In late January 2016, Jan (CEO) and James (Communications Director) went to Rome to present at the EAGLE 2016 Conference at La Sapienza University. The conference was about Latin epigraphy and the Europeana project, and our presentations were about how academics, historians, and archaeologists could reach a wider audience. But when in Rome… one has to see the city! We could not help being pulled in by the Eternal City, drawn to wander around and explore its ancient heritage. When it comes to history, Rome is like the mother lode… very few cities in the world (if any) have such a concentration of historical sites and buildings!
Colosseum & Arch of Constantine
The Colosseum (aka. Flavian Amphitheatre) was only a few minutes walk down the road from our AirBnb apartment in the beautiful Monti neighbourhood; so on the evening of our arrival, just before sunset when the light was warm and perfect for photos, we went down to see it. James and I agreed that we always found the Colosseum more impressive from the outside than inside, so we simply stayed out and enjoyed this impressive piece of Roman engineering. Just look at that impressive brickwork!
The Arch of Constantine is just next to it, and not to be missed! The arch is in excellent shape and you can enjoy the reliefs for quite a while, from all angles. Unfortunately, it was getting dark, and we decided not to strain our eyes too much and go to dinner at Scuié Sciué in Monti instead… it’s a beautiful restaurant with high vaulted brick ceilings and simply the best food we had throughout our trip!
The Forum Romanum
Probably no other place in Rome has so much historical significance. This is the place where the great Roman orators held speeches, where the senators assembled, and where the fate of the Roman Empire was decided. By walking among these ancient ruins, you are walking on the very same stones that Julius Caesar, Pompey or Cicero would have walked!
Nervan Forum & Trajan’s Market
Literally one minute walk from our apartment was the Nervan Forum. Much smaller than the Forum Romanum, this small forum is still very impressive. The same goes for Trajan’s Market, which our author Mark has described as “the world’s first shopping mall”. Visit them at dusk… just spectacular! We also met Darius Arya (founder of the American Institute for Roman Culture) for dinner and had a lovely night-time walk along the Nervan Forum with him.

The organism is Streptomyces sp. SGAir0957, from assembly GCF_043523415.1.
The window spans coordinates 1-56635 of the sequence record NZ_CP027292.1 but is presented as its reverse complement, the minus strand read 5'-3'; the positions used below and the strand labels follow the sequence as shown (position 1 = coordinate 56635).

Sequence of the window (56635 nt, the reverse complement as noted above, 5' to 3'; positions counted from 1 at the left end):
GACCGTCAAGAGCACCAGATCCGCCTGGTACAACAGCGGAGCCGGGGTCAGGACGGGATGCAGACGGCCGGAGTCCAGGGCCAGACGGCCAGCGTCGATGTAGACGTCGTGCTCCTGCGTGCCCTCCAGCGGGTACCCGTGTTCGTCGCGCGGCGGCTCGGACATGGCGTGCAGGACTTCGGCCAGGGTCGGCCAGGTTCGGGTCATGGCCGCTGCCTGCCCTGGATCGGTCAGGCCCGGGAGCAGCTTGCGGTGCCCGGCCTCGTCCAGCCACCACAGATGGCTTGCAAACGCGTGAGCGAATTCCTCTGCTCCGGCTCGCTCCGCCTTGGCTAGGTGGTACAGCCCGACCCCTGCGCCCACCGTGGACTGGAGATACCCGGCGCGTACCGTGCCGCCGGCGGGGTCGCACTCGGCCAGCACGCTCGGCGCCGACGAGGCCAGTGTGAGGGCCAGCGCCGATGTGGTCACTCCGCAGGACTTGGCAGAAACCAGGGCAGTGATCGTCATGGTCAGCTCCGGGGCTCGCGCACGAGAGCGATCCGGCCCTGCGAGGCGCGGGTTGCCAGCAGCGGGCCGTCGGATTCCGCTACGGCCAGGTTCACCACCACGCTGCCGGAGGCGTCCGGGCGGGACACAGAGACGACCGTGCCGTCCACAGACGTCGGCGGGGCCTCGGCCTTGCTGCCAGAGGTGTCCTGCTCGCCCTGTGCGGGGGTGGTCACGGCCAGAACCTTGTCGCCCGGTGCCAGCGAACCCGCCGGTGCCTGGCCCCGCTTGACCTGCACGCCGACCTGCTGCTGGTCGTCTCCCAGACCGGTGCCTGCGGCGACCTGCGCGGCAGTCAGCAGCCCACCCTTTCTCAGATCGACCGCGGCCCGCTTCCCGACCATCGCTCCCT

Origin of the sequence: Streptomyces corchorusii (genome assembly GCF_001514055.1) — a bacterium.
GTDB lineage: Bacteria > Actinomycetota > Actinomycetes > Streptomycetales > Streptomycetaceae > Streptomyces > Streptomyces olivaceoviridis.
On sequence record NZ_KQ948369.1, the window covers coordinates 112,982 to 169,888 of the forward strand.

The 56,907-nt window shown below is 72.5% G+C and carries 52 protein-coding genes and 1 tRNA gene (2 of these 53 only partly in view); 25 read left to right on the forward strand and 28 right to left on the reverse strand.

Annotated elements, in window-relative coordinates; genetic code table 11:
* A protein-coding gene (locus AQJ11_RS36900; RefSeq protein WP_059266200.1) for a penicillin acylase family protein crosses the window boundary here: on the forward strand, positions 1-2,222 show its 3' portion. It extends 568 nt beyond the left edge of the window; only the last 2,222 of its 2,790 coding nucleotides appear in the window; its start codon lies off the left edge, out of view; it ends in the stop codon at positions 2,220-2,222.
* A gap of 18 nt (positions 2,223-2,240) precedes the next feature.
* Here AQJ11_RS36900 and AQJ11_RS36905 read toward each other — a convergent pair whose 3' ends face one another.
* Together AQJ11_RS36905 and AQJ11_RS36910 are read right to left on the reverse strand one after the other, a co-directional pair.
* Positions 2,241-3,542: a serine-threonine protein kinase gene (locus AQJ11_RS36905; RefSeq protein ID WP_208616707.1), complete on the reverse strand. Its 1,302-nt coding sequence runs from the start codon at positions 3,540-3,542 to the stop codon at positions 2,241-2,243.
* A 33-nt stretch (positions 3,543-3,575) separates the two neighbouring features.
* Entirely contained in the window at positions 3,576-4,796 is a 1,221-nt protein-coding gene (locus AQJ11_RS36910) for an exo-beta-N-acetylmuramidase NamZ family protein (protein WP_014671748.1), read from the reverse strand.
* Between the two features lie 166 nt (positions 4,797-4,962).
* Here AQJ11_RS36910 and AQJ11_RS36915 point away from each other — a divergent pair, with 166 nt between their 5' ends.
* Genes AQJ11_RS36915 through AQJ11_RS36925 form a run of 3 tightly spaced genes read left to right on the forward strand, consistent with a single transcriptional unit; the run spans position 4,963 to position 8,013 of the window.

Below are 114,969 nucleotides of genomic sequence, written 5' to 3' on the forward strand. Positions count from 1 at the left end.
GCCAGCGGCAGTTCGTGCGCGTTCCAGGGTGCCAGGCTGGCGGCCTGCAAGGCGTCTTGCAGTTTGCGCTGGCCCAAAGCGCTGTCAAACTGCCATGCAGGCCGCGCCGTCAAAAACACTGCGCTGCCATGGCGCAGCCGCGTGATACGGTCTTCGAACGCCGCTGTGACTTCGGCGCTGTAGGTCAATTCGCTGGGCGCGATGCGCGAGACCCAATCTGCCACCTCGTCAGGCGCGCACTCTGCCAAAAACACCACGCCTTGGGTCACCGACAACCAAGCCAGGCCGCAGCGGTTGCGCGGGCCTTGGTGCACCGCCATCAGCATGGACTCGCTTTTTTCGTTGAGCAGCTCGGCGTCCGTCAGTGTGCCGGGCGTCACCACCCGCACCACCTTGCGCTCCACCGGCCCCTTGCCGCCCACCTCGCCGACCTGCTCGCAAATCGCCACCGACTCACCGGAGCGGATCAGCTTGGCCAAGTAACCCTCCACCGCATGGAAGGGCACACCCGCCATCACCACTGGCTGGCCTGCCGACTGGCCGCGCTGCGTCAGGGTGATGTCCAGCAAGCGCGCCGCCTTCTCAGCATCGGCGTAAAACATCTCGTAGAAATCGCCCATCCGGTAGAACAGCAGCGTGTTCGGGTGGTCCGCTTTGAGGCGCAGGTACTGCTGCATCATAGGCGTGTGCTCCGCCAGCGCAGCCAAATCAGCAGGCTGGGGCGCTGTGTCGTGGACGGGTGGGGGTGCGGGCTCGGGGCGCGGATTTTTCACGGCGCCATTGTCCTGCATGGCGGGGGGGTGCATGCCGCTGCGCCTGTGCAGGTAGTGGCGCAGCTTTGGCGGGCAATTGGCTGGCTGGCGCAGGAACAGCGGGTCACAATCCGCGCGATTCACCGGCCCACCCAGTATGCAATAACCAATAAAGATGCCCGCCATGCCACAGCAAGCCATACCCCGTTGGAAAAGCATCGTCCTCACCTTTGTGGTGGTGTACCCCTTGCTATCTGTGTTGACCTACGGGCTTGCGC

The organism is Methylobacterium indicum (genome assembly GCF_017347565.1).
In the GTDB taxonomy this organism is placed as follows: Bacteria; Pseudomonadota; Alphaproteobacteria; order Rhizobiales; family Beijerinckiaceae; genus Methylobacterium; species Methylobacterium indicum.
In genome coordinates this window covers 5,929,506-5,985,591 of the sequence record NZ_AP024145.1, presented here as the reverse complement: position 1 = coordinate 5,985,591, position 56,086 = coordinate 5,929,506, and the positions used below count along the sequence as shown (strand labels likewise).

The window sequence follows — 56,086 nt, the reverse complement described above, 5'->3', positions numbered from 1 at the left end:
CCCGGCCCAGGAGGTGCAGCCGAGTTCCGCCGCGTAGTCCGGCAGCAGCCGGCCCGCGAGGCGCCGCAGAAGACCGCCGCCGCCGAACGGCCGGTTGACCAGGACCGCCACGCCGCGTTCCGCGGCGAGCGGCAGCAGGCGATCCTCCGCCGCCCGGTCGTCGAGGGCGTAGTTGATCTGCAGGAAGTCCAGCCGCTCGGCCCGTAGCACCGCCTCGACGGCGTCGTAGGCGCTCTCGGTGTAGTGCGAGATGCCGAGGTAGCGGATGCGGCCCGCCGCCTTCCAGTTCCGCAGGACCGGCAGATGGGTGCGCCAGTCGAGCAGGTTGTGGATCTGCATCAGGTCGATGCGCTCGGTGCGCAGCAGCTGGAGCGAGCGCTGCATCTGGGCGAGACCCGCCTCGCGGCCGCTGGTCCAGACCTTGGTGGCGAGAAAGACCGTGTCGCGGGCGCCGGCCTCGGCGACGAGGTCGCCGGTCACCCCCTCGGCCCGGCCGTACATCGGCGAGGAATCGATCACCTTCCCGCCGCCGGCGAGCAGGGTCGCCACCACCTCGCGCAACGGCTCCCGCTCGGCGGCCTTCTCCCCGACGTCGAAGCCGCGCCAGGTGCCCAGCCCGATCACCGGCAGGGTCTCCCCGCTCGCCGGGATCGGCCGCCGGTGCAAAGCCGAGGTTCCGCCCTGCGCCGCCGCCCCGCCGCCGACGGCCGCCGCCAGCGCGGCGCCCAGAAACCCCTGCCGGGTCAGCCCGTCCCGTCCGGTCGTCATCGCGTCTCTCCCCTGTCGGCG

The Palatine Hill
Many tourists stay down in the Forum and never go up to the Palatine Hill… a big mistake! The Palatine is where the imperial palace was (that is where the word “palace” comes from, in fact), and there were villas and gardens here. Nowadays, you can enjoy an oasis of tranquility in the centre of bustling Vespa-infested Rome. Take some time and wander around the ruins, and enjoy the view to the Forum, the Colosseum, and the Circus Maximus on the other side… and if you’re lucky, you can pick an orange from one of the many orange trees up there! 😉
Sapienza University of Rome
The time for the conference had come… we rushed to the Sapienza University of Rome, which is one of the largest in Europe with around 50,000 students! It is huge and the signposting is terrible (non-existent?), so finding the Department of Classics is not easy… but it is worth the trouble. The basement is filled to the rim with plaster copies of classical Greco-Roman art, with people studying in between them.
Etruscan Museum (Villa Giulia)
The Etruscans have always fascinated me. They are the cultural ancestors of the Romans, yet their origin still is not 100% clear. Herodotus, for example, suggests that they were descendants of the Lydians who left Asia Minor after the Trojan War (I:93 and I:94). Wherever they came from, their art is impressive! I particularly loved the Sarcophagus of the Spouses… the art style is so unique and the couple seems so life-like!